In the midst of a crisis, an airline asks its executives to work as baggage handlers
The Australian Qantas has to cancel many flights due to a lack of ground staff. She asks the company’s executives to help.
To deal with the labor shortage that has crippled airlines since the pandemic, Australia’s Qantas appears to have found a solution. She offers her executives to leave the offices to work as a baggage handler on the tarmac. According to an internal memo from Qantas COO Colin Hughes, forwarded by The Australian , senior staff would work on a voluntary basis three to five days a week as material handlers at Sydney and Melbourne airports. 100 jobs are being sought.
“You will receive a task list, an operational plan and will be looked after by our ground handling partners‘ Colin Hughes specifies in the internal memo, specifying that participating personnel will not have to combine this role with their usual missions. It’s unclear how the company intends to ditch a hundred of its senior executives, or how many of them have followed the call. When contacted, the Australian company did not respond to inquiries from the Figaro.
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“Our operational performance does not meet the expectations of our customers or the demands we place on ourselvesa Qantas spokesman said, according to Australian Aviation. The company is indeed paralyzed by recruitment difficulties after laying off almost 2,000 ground staff in 2021 due to the Covid crisis. The country’s federal court found that these layoffs violated Australian law in part, but Qantas has appealed. The airline is also facing strikes by ground staff over demands over wages and working conditions.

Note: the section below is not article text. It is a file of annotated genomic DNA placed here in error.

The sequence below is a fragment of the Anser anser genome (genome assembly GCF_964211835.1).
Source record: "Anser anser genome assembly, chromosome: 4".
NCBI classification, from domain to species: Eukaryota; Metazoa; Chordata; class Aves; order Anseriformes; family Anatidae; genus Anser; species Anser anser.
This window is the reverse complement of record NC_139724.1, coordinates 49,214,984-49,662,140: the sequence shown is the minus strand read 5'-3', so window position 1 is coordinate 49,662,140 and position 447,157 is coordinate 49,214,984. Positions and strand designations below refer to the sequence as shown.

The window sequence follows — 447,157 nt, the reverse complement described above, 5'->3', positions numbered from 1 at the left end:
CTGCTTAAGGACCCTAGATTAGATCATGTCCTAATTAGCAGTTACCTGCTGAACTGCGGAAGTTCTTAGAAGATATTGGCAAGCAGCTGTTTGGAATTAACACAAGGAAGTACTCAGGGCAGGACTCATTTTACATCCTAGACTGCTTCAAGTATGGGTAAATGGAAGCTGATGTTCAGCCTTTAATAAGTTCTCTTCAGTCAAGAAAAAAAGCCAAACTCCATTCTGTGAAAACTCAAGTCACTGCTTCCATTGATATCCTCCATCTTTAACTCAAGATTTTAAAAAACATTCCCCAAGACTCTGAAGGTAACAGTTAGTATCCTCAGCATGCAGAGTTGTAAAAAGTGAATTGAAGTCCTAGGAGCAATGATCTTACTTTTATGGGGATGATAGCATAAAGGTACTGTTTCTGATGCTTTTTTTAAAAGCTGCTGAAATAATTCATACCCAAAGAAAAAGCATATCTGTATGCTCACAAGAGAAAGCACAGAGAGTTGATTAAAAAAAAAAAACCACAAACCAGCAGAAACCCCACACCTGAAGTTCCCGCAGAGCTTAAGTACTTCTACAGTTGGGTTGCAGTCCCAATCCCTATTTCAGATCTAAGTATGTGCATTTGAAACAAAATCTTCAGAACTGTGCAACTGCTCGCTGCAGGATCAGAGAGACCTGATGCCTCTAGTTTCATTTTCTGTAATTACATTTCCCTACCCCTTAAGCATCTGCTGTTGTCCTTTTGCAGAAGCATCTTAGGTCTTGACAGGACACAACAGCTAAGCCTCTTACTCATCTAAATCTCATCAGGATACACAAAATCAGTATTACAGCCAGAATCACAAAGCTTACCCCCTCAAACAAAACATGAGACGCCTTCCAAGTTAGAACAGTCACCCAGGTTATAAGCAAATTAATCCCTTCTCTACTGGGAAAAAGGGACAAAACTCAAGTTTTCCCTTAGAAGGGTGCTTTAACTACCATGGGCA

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Qantas has come under fire in recent weeks after posting its worst performance in its history in June 2022. Almost half of its flights were delayed or canceled and many bags were lost or damaged. ” Getting an airline up and running again after a two-year shutdown is complex and the airline industry job market, like many others, is very tightdefended Andrew David, the company’s national and international managing director in July 2022. In addition to the flu season, Covid cases are also increasing again (It’s winter in Australia, editor’s note). »
Flight delays and cancellations have hit airlines around the world in recent months, with Qantas ranking just fourth among airlines to have canceled the most flights between April 26 and July 26, 2022. European airports have also experienced chaotic situations at the beginning of summer, such as Heathrow in London, Schiphol in Amsterdam or Kastrup in Copenhagen. More than 25,000 scheduled flights had to be canceled from the August timetable, almost 60% of them in Europe.